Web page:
Moving on…

My blog posts also get posted to Facebook, and for a short time I wondered if maybe they were too weird for Facebook.  Then I saw the post about the guy who went into Starbucks and was offended that the red cups did not say “Christmas” or “Jesus” or “NRA”.   Mine are weird, but a little less harmful.  They have nothing to do with some imaginary war on Christianity.

Thirty years ago I started searching for hypothetical organisms which could convert motion into food–kinetitrophic organisms.  I started with a question about how the structure would work physically and/or chemically.

If the rotary flagella of bacteria could be reversed in some way, would that make a kinetitrophic organism?  If any other type of locomotion were run in reverse, would that do it?  In the age of long play records, there was a device sold which was used to remove static electricity from them.  It used something called the “piezoelectric effect.”  When certain crystals are mechanically stressed they release a static electric charge.  Could something like that form the basis of kinetitrophic chemical pathways?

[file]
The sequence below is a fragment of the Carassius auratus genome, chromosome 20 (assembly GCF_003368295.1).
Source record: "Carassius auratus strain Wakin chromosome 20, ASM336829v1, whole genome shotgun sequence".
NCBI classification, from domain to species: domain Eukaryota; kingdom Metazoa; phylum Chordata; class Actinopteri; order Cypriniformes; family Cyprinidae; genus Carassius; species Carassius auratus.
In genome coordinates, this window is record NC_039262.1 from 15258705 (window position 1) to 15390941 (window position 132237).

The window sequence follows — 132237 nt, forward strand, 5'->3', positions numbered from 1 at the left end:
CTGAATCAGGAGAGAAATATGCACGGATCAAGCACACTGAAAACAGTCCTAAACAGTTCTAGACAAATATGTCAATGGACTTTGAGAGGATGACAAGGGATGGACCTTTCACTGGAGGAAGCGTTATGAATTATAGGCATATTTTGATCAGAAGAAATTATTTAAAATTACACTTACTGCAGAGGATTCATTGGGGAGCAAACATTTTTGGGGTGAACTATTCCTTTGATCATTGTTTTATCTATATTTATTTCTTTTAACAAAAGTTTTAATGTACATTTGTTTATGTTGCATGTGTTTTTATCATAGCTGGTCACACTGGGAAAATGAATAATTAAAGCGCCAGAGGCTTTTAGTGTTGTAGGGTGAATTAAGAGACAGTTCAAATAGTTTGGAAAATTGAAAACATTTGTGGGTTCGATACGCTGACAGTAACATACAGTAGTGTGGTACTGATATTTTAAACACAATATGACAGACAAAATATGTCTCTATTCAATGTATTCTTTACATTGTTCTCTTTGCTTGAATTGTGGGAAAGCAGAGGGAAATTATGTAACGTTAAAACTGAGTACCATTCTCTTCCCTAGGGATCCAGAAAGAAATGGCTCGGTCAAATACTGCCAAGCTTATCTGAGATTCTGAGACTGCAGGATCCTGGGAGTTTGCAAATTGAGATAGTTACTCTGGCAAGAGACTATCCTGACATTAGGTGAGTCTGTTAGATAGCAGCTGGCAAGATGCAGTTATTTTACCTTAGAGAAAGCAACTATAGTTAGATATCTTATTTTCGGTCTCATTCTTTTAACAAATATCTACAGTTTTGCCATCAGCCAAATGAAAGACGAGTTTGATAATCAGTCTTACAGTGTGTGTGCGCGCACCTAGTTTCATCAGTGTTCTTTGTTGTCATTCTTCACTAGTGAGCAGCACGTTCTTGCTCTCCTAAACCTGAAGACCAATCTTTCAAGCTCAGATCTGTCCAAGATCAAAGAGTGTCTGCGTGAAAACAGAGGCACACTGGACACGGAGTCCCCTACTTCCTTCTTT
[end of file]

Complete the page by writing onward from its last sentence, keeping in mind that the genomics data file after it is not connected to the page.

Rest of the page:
I read The Nature of the Chemical Bond by Linus Pauling and Bioenergetics by Albert L. Lehninger.  (I might still have both books in a box somewhere or I may have sold them–I don’t really remember.)  Understanding and getting a mental picture of how chemicals work was key to later observations.  Conformational isomers can transfer and trap energy, and that will form the basis to the argument I will make later (and have already suggested) about kinetitrophic behavior in dinoflagellates.

But maybe we don’t need a complete understanding of how kinetitrophic organisms work to show that they exist.



About the roused bear

Nature photographer from central Iowa.
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